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Have We Heard This Before?
Before the Sun (Riker Hill Records)
By Kevin Gibson
Equal parts Bon Jovi, Skid Row and Poison, Fixer comes on like - well, a cookie-cutter, 1990s, radio-approved hard-rock band with all the depth of a mud puddle.
Slick production, big choruses and bloated arena-rock hooks are the norm here and it plays like just the kind of thing the guys on your high school football team might have listened to while cruising for chicks. Heck, these long-haired rocker boys even look like they were just kicked out of a Slippery When Wet-era video shoot with their denim jackets, scarves and belt buckles the size of hubcaps.
I don't mean to sound negative; it's just hard to make nice sometimes when this kind of album comes across my desk. Why is this sort of shtick still being done? And why are record labels financing it? The formula of verses that quiet down for somber effect followed by crashing, booming choruses with layers of double-tracked vocals, spliced together by homogenized, Night Ranger-inspired guitar solos is just soooo last Wednesday. Seriously.
Now, that said, if this kind of musical brain dump is your thing, you could do worse than a dose of Fixer; some folks still like melodrama in their rock 'n' roll and that's no skin off my knees. Heck, there's even a big, emotional power ballad called "Down Without It," that manages to use this same formula to present a riveting song about sex, loss, sex and regret. And sex. Break out your lighters, folks, there are gonna be three encores tonight.
Boom! The next song is a balls-out rocker that crashes in with just the kind of overdone, grim-faced, pop-metal assault you'd expect to hear on the soundtrack to a movie about a teen-age runaway with large breasts. "Put massacre on paper/I am the love, the hater/I tried, there's no escaper," bellows the chorus. Not sure what it means, but it sure sounds serious, even if rhyming "paper" with "escaper" might be a bit of a stretch.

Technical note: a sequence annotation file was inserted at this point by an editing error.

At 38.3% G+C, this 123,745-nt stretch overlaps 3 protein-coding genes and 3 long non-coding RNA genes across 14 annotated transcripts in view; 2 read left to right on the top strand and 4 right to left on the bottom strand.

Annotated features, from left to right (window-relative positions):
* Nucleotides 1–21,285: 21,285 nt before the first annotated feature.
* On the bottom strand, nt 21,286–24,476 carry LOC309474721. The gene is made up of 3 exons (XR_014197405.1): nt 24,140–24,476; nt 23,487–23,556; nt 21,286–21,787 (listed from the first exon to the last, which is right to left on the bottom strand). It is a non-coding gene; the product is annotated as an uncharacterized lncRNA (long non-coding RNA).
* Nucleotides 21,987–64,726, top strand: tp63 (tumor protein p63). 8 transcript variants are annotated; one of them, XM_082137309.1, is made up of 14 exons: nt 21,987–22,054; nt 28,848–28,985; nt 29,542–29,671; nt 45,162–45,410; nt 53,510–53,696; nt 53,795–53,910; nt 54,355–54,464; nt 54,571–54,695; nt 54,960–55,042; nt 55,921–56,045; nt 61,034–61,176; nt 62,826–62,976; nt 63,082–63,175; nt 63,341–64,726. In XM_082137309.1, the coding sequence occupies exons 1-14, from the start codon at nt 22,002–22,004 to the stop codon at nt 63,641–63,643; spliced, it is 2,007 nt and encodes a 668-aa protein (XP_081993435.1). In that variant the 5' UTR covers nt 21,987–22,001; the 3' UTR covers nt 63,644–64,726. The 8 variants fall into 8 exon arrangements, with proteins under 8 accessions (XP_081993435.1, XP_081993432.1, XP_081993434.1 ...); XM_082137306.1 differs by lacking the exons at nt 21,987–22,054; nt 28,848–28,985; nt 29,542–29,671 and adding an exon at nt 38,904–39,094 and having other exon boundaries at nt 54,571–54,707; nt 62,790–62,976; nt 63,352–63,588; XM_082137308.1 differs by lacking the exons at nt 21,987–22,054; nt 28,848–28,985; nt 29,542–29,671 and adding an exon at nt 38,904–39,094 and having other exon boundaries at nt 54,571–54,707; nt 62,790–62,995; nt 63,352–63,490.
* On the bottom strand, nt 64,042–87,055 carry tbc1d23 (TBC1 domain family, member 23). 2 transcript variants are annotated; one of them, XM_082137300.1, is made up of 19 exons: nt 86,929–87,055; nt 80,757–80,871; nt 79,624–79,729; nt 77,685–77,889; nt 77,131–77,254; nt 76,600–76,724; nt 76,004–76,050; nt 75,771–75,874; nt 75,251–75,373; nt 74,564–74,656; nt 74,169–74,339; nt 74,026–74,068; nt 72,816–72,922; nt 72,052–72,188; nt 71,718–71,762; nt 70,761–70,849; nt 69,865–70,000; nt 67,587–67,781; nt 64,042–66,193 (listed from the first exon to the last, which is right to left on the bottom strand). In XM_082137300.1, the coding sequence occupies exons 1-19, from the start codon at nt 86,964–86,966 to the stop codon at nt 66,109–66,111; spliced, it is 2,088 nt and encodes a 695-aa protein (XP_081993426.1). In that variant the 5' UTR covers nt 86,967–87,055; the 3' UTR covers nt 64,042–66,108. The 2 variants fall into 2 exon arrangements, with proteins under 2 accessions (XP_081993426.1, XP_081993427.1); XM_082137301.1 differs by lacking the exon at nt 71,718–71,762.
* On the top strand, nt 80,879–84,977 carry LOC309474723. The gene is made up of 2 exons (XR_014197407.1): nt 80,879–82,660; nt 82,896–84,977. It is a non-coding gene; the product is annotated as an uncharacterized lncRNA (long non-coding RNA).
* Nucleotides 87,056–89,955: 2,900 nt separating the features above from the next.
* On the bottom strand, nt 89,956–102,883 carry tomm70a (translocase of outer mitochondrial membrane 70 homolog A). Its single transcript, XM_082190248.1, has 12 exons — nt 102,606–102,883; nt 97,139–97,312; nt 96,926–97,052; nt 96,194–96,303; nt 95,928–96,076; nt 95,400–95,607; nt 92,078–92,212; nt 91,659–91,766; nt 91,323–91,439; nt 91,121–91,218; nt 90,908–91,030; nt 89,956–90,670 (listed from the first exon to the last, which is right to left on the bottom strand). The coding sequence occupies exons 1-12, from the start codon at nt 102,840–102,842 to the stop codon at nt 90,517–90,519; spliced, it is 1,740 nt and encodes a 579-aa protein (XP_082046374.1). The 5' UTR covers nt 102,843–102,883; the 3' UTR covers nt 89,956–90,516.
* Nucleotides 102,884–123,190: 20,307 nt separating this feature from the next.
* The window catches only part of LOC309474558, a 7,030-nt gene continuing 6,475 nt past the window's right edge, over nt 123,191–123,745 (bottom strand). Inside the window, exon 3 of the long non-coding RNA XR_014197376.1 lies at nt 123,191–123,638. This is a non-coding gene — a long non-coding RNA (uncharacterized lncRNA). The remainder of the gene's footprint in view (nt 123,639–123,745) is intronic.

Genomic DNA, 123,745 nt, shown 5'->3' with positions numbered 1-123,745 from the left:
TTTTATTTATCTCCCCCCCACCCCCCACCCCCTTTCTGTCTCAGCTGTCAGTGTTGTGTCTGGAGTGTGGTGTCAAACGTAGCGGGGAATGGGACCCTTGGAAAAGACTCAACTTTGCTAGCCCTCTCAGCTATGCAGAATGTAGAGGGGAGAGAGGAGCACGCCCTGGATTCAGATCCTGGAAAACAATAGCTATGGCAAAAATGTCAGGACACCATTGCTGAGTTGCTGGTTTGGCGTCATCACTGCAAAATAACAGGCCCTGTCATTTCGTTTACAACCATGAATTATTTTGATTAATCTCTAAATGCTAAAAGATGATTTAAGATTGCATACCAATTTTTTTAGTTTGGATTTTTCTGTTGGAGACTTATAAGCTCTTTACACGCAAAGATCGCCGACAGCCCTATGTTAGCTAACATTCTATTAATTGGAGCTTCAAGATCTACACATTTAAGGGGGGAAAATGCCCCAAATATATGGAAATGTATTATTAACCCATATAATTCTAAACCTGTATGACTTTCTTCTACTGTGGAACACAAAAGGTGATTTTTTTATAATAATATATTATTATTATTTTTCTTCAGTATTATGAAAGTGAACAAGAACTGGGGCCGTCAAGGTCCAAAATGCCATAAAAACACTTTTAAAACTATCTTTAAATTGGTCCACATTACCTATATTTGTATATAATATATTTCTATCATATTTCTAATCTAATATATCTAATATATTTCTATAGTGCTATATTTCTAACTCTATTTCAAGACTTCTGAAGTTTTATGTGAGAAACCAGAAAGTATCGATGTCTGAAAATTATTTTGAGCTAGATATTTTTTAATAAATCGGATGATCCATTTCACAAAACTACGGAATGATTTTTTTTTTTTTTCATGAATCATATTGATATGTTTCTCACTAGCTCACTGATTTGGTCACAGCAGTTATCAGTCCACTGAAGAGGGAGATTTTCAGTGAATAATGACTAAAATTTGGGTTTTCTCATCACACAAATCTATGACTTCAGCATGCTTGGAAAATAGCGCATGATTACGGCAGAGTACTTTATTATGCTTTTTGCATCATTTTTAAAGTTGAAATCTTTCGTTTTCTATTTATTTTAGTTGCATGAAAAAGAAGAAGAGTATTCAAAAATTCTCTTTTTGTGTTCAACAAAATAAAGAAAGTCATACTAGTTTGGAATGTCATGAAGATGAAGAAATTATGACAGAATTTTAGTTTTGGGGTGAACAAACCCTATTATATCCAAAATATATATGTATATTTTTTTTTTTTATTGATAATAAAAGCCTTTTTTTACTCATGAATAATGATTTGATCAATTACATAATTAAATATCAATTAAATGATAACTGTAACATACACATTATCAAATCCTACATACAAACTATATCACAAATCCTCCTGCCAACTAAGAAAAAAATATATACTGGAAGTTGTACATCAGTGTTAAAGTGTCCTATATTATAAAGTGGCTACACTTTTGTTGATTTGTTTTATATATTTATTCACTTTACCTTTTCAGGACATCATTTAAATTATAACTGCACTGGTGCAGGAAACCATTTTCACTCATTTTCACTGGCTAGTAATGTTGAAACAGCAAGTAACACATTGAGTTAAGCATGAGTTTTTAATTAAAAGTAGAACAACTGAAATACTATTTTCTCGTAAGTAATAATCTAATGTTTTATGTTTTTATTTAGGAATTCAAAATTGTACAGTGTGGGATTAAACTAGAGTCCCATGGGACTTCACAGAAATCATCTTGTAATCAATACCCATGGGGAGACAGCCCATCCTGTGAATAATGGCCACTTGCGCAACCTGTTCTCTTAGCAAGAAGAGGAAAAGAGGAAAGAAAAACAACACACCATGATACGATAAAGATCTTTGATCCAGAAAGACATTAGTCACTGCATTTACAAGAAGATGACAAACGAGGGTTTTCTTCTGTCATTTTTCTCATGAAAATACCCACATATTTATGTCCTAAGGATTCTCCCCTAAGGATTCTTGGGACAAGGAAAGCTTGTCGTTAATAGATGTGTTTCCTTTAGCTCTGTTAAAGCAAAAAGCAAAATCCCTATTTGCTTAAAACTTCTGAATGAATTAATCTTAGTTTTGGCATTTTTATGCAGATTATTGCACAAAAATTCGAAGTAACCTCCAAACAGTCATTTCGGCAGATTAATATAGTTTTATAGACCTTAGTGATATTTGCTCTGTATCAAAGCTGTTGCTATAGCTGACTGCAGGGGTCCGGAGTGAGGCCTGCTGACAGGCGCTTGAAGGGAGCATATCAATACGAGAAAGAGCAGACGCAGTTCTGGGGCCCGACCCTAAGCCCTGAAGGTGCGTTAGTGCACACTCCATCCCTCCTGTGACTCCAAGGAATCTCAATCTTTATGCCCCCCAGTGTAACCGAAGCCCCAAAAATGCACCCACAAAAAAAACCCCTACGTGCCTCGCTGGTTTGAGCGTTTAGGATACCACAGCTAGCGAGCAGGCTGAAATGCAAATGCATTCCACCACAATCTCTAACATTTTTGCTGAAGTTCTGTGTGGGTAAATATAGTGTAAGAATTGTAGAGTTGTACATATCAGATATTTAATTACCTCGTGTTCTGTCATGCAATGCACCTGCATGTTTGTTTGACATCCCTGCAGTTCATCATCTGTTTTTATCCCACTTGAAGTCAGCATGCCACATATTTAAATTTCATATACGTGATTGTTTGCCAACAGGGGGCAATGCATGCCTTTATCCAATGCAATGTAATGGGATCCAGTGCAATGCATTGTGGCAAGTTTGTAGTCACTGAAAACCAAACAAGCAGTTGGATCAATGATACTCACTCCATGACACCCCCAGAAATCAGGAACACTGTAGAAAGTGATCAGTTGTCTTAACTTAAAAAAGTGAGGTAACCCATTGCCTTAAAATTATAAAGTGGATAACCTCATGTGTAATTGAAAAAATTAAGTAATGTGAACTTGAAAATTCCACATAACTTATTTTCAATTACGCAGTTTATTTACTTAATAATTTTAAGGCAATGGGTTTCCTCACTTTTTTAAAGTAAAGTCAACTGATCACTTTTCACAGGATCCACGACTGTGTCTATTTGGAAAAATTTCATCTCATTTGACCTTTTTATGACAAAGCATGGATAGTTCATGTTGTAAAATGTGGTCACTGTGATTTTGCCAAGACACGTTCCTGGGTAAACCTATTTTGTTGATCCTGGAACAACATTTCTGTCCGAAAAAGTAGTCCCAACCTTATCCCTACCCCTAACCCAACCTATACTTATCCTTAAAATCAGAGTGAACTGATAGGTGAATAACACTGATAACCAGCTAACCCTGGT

Later on, there's "Mixing in With My Blood," which sounds just like - oh yeah, Bon Jovi. And Skid Row. And every other faux-sensitive, hairy-chested, butt-rock band that ever pulled on leotards, stuffed potatoes in their pants, permed their hair up like prom queens, stole their lyrics exclusively from those little valentine candy hearts and then pranced around in front of drunk 16-year-old girls singing echoed three-part harmonies every time the song title needed to be repeated.
I think I've said enough. Once again, this will appeal to a lot of people - particularly if they drive 1989 Camaros and still live with their parents. (Sorry!) It's produced beautifully, though - very crisp, even if it is ridiculously compressed and more watered-down than Bud Light at a Georgia dirt-car track. (Darn it, there I go again!)
In truth, this album may very well be parody. If so, the joke's on me. But I'd be surprised.
Find out more and practice your falsetto (#$%@!!), over at www.fixermusic.com.